Friday, 5 October 2012

Invisible yet Enduring Lilacs

Train overshoots Platform Three at Macleod Railway Station

To enter into the written world of Gerald Murnane is to see and hear methodical, tested sentences that take us into unpredictable places. Methodical but managed sentences, tested but spontaneous sentences that emulate the logic and illogic of the moving mind. Methodical and unrepetitious, for they act like lines of poetry, mood and meaning changing even when the same words are used.

These essays, fugitive or eremitical take your pick, have appeared over the past twenty years. (Gerald Murnane, Invisible yet enduring lilacs, Giramondo, $24.95, 225 p, 1-920882-09-X) They further accentuate the reader’s reliance on the imagination of Gerald Murnane. “I imagined that the house itself had been shipped many years before from Britain,” he writes. Most writers assume that their imagination is solidly before us in the work, but for Murnane his images are as essential and sensible as any reality he is constructing. Images are a first premise.

In the foreground is Murnane the writer, Murnane as a person in the act of writing, Murnane thinking about writing, writing down what he thinks while writing. Some of us will be familiar with his first person singular, its gambits and explorations. These essays share this trait to the point of intimacy. They provide insight into processes by which this personality has come to write such fiction. As he says, “I began to see that I was already well qualified to write about a young man who looked for strangeness beyond what seemed ordinary.” It is a described world that some find only idiosyncratic, but for others is entrancing, mobile, and particular.

Central concerns come into relief. One is the irretrievable past, to be salvaged in those fickle devices, words. Be it about Murnane’s father, a girl living in Hungary years ago, or even his own former selves, writing is bound with inexpressible loss. No wonder his favourite novelist is Marcel Proust. Try to trace the meaning of his intricate prose and invisible conjunctions and we find the trick of memory, the construction of a poetically effective entity, the connections between loss and discovery. Self is decisive. A favourite quote is from Rilke: “a world floating like an island in the ocean of the self.” His inner life of images leads to “a place in mind where I see together things that I might have expected to lie for ever apart.” This place, grasslands in an imagined America or Victorian Western District, is a merging of memories into what could be called sacred scenes in his life, that produce visions of peace. His replacement Catholicism shows its face. In the title essay, for example, grief, conflict and challenge are reconciled as Murnane draws together images of his father’s death with his first reading of ‘Combray’.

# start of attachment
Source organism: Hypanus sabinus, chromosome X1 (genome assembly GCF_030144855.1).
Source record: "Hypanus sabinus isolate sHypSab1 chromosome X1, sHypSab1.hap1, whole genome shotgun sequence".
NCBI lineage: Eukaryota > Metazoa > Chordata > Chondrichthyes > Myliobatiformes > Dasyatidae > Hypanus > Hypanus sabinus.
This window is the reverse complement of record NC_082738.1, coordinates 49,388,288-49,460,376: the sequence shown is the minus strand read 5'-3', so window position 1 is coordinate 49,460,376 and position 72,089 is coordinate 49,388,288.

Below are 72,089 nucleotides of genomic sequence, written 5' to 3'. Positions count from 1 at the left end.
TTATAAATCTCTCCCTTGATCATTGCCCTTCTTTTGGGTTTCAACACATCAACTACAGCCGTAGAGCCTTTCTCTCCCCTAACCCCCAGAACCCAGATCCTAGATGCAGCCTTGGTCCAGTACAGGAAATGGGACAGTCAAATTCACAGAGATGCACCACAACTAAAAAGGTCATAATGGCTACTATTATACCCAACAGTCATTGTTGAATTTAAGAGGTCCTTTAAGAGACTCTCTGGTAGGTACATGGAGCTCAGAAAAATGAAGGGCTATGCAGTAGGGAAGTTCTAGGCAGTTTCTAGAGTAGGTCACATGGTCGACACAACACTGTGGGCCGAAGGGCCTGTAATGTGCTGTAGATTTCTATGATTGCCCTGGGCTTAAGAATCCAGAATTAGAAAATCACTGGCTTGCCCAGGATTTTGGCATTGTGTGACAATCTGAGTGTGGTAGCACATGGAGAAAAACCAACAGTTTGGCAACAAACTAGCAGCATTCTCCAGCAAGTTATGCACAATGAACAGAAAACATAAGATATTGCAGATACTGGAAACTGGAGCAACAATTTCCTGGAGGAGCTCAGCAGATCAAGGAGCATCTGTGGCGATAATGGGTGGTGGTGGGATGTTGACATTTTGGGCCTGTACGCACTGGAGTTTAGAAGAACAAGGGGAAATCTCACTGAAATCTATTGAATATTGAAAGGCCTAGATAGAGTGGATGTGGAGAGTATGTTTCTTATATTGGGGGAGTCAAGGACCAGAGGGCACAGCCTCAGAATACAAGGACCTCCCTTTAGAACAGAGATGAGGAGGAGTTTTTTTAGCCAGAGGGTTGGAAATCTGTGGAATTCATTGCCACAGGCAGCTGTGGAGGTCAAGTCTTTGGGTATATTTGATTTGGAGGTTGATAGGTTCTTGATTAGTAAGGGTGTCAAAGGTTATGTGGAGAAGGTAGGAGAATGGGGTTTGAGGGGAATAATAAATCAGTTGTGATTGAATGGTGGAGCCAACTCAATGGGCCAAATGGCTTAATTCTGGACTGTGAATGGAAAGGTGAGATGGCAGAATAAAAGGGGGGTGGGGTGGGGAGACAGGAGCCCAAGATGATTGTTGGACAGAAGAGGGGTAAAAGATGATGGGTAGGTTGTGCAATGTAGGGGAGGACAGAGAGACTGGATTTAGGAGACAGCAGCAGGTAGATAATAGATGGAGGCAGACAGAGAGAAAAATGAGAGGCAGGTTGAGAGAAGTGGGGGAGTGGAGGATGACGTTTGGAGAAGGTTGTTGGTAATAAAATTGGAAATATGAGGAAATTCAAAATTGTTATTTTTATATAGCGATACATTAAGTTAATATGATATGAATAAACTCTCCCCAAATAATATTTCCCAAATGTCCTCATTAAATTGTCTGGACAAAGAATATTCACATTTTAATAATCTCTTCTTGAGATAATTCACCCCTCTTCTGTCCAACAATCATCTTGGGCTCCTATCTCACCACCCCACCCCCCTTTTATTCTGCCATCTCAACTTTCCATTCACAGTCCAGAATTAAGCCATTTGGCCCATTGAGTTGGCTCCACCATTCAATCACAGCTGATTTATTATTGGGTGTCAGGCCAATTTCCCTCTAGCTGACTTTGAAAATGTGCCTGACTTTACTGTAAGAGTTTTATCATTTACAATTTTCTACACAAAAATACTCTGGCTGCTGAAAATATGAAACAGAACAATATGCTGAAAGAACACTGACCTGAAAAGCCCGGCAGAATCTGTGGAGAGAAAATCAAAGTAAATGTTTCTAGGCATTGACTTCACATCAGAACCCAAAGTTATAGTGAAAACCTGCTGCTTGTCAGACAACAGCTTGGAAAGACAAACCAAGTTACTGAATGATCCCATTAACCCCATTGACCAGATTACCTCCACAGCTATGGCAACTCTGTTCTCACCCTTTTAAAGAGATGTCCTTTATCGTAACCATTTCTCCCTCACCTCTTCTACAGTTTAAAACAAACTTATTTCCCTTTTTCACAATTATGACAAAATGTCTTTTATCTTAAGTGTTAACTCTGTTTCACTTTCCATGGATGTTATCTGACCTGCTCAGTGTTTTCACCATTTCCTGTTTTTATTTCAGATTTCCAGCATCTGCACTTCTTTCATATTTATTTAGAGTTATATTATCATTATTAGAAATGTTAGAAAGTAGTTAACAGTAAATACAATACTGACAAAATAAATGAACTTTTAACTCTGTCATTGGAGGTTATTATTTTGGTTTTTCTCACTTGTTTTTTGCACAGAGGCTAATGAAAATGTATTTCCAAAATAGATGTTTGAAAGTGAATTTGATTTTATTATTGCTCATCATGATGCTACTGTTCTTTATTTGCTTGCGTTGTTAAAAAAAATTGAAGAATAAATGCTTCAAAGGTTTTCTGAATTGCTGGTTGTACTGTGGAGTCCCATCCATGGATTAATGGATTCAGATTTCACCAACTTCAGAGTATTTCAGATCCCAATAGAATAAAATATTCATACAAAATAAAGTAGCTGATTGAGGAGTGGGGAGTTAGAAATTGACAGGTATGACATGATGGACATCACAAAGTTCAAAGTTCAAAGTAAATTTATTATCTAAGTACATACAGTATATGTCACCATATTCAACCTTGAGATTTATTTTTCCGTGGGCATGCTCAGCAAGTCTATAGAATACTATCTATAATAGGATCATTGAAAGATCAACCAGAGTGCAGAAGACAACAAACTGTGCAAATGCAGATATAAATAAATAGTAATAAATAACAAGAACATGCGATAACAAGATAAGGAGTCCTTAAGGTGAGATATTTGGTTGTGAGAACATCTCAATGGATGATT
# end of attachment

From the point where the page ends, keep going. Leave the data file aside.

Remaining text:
We find how vital Murnane’s family life is to the novels. This book is a primer for the real work of reading Murnane and is pleasurable at that level whether or not we are Murnane buffs. Relatives are referred to regularly in the context of formative experiences. This biographical information deepens our insight into the emotions that are their real themes: birth, courtship, paternity, death. Outward concerns circle around the divulging of a secret, shown in extremis in the death of Murnane’s younger brother in ‘Stream System’.

A unique gift can be blessing and hindrance. Murnane’s trust in his own voice and style gives us some superlative writings. At the same time, our involvement depends greatly on our following this very singular and authoritative voice wherever it goes. Our pleasure, our attention, and our patience are founded in our trust in the voice.

Likewise, his strong card, the use of the image, can also be a limitation. “What I call true fiction is fiction written by men and women not to tell the stories of their lives but to describe the images in their minds.” This is a penetrating, viable thesis about the sources of creativity, but it can quickly become doctrine and cannot fully explain the diversity of fiction. Also, though a useful guide into Murnane, who uses images as the pre-eminent form to achieve a special vision, this is true for Murnane precisely because it is his own artistic discovery, the genesis of his particular art.

What are these ‘grasslands’ that rise up between him and the place he thinks of? Is everything over there beyond reach? Is a childhood lived in Bendigo and Warrnambool likely to evoke such personal isolation? Are the ‘grasslands’ a protective zone between him and the world outside? The ‘grasslands’ of Murnane’s imagination are a plain and fertile place where both he and his readers may begin to explore the activities of inner imagination. Such a venture is worth our effort and these essays, evocative, entertaining and deeply felt, are a perfect introduction to places we arrive at as if for the first time.

Written in Macleod, December 2005

No comments:

Post a Comment